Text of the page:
Swimming Against the Stream, the Challenge for Revolutionaries

The following document is approximately the text of the introduction to a one hour meeting introduced by the Communist Workers’ Organisation in the Sheffield Anarchist Bookfair on April 23 2016. The meeting was advertised in the programme with these words

Capitalism faces its longest ever unresolved crisis. In Britain we find ourselves between the illusion in state capitalism spearheaded by the Corbynistas or a rejection of the revolutionary potential of the working class (communisateurs, Paul Mason etc). A discussion for those who want proletarian revolution, not capitalism with a left face.”

The meeting was well-attended (although the numbers were noticeably down on previous years in all meetings in the Bookfair) and we managed to allow more than half an hour for discussion. Whilst some participants reported on determined local struggles against austerity and others started a debate about the role of the individual in standing up to injustice and exploitation the main focus of the meeting was on the illusions in Corbynism. This was a consequence of the argument put forward by IWW members that we were wrong to directly challenge those who had illusions in the Corbyn leadership and the prospects for reformism as this would only alienate them. The response (and not just from CWO members) was that this would be just pandering to those illusions and our task as revolutionaries was precisely as the title of the talk suggested to stand against the stream. This meant informing those who did not know the past history of the working class that the current reformist illusions were taking them nowhere. Time and experience would confirm once again the same things as we have seen before but our aim was to try to not only prevent more demoralisation but also to point to the real alternative.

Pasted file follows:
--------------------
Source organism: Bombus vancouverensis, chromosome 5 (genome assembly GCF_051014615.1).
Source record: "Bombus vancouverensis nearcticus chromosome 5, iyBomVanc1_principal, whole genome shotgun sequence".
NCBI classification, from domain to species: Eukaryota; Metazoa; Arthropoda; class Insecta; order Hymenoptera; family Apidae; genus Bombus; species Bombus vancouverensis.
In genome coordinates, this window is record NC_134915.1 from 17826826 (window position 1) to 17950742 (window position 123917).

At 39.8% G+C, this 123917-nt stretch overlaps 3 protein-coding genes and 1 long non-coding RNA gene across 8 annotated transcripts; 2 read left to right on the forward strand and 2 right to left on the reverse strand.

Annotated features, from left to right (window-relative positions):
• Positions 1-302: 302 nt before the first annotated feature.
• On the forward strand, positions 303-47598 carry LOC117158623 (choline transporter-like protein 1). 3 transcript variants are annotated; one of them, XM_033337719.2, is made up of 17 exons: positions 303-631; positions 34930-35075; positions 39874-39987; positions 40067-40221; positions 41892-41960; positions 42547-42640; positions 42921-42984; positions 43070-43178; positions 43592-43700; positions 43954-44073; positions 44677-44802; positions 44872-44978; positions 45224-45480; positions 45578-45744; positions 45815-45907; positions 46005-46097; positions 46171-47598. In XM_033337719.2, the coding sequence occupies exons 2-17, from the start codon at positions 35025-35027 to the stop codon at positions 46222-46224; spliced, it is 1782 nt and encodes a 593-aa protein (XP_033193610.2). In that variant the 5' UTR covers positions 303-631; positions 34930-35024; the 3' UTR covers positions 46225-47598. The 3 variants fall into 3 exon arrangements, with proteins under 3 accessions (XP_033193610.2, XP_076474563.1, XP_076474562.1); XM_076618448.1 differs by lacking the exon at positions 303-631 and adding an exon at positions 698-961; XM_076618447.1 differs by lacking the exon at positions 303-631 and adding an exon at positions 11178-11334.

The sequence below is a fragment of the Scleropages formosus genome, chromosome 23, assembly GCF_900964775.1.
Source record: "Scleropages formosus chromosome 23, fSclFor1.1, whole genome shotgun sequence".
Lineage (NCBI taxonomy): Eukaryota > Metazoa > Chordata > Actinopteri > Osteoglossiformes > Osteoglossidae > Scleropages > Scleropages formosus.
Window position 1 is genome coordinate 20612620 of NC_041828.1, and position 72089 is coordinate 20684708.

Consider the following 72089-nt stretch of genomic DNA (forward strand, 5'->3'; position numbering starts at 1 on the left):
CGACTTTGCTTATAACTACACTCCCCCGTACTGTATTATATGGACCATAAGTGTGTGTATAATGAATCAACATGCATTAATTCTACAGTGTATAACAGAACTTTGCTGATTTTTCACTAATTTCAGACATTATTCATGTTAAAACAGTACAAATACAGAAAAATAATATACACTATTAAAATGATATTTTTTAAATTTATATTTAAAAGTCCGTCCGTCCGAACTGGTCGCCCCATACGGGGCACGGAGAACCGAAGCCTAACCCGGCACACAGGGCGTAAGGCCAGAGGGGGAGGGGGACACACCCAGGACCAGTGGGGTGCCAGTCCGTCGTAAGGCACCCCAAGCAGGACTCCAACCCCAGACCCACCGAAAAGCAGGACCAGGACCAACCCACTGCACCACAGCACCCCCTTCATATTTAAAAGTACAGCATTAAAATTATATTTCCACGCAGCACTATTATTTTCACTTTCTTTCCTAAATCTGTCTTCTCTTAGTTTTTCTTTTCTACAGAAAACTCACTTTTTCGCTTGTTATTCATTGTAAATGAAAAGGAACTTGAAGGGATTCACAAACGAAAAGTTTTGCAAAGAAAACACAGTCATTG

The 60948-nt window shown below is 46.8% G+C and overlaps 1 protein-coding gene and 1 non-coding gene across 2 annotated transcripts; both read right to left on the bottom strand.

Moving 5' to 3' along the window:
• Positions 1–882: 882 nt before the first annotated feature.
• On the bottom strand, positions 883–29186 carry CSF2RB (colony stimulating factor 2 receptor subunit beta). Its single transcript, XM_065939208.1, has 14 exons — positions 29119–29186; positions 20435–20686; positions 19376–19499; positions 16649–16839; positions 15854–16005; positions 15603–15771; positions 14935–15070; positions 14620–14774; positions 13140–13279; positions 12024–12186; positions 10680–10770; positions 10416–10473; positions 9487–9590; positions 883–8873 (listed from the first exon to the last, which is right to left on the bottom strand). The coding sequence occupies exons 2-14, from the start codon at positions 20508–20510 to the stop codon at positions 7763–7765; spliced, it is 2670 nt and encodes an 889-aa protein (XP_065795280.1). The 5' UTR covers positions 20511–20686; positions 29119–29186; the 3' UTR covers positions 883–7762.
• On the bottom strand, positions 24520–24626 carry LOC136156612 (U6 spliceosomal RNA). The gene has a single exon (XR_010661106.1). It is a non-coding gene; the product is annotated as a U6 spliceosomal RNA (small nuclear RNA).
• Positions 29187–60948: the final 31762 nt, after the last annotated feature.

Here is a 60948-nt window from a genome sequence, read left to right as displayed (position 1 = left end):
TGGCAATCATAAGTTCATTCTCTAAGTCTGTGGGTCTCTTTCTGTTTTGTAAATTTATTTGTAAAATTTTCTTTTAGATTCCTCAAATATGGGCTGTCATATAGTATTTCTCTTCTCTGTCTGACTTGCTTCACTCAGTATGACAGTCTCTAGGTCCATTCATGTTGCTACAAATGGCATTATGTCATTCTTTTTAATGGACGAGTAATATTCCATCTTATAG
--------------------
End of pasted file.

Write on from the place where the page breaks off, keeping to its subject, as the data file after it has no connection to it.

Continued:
CWO Introduction

We don’t usually make a habit of quoting Danish Christian existentialist philosophers but Kierkegaard once famously remarked that “Life can only be understood backwards; but it must be lived forwards.” What that implies is that whether we think about it or not, consciously or unconsciously, our actions and expectations are shaped by what we understand about the past. And the dilemma posed by Kierkegaard is that we can sometimes think we understand what went on in the past but the present we live through may be totally different. First World War generals who thought cavalry would still be decisive come to mind but in a more serious way we today are probably living through unique times even though certain features may look roughly the same as they did 80 years ago.